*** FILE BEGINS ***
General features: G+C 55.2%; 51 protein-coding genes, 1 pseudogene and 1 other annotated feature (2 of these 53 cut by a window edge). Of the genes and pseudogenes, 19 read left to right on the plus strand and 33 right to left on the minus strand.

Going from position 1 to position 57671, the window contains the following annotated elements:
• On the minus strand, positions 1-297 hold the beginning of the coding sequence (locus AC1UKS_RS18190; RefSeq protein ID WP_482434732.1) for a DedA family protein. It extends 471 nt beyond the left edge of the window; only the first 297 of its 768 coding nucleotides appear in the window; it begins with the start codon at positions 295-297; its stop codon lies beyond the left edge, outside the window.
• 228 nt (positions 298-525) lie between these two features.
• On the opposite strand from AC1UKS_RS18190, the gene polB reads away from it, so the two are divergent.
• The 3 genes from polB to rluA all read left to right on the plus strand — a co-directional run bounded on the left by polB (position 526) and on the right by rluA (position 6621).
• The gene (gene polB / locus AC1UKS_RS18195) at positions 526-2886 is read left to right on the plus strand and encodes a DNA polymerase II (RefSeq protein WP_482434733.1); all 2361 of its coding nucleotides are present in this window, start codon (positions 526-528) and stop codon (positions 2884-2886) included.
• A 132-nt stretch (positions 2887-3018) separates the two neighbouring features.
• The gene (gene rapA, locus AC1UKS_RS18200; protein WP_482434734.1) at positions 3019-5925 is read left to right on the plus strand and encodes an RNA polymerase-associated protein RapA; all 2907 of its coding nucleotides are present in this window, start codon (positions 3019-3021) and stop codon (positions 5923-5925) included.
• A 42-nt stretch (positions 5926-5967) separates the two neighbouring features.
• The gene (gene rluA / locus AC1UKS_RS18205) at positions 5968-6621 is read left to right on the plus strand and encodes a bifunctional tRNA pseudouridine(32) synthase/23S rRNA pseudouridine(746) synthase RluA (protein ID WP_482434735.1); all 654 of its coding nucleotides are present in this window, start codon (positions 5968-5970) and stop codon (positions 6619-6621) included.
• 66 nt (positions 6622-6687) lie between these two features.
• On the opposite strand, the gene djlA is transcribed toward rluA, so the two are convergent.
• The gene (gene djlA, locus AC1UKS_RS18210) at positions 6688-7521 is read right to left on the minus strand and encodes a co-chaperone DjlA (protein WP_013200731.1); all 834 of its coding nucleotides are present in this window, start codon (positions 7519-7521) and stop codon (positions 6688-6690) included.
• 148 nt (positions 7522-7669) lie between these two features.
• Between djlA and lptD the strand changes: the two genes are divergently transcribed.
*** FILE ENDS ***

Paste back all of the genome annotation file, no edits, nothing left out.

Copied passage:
General features: G+C 55.2%; 51 protein-coding genes, 1 pseudogene and 1 other annotated feature (2 of these 53 cut by a window edge). Of the genes and pseudogenes, 19 read left to right on the plus strand and 33 right to left on the minus strand.

Going from position 1 to position 57671, the window contains the following annotated elements:
• On the minus strand, positions 1-297 hold the beginning of the coding sequence (locus AC1UKS_RS18190; RefSeq protein ID WP_482434732.1) for a DedA family protein. It extends 471 nt beyond the left edge of the window; only the first 297 of its 768 coding nucleotides appear in the window; it begins with the start codon at positions 295-297; its stop codon lies beyond the left edge, outside the window.
• 228 nt (positions 298-525) lie between these two features.
• On the opposite strand from AC1UKS_RS18190, the gene polB reads away from it, so the two are divergent.
• The 3 genes from polB to rluA all read left to right on the plus strand — a co-directional run bounded on the left by polB (position 526) and on the right by rluA (position 6621).
• The gene (gene polB / locus AC1UKS_RS18195) at positions 526-2886 is read left to right on the plus strand and encodes a DNA polymerase II (RefSeq protein WP_482434733.1); all 2361 of its coding nucleotides are present in this window, start codon (positions 526-528) and stop codon (positions 2884-2886) included.
• A 132-nt stretch (positions 2887-3018) separates the two neighbouring features.
• The gene (gene rapA, locus AC1UKS_RS18200; protein WP_482434734.1) at positions 3019-5925 is read left to right on the plus strand and encodes an RNA polymerase-associated protein RapA; all 2907 of its coding nucleotides are present in this window, start codon (positions 3019-3021) and stop codon (positions 5923-5925) included.
• A 42-nt stretch (positions 5926-5967) separates the two neighbouring features.
• The gene (gene rluA / locus AC1UKS_RS18205) at positions 5968-6621 is read left to right on the plus strand and encodes a bifunctional tRNA pseudouridine(32) synthase/23S rRNA pseudouridine(746) synthase RluA (protein ID WP_482434735.1); all 654 of its coding nucleotides are present in this window, start codon (positions 5968-5970) and stop codon (positions 6619-6621) included.
• 66 nt (positions 6622-6687) lie between these two features.
• On the opposite strand, the gene djlA is transcribed toward rluA, so the two are convergent.
• The gene (gene djlA, locus AC1UKS_RS18210) at positions 6688-7521 is read right to left on the minus strand and encodes a co-chaperone DjlA (protein WP_013200731.1); all 834 of its coding nucleotides are present in this window, start codon (positions 7519-7521) and stop codon (positions 6688-6690) included.
• 148 nt (positions 7522-7669) lie between these two features.
• Between djlA and lptD the strand changes: the two genes are divergently transcribed.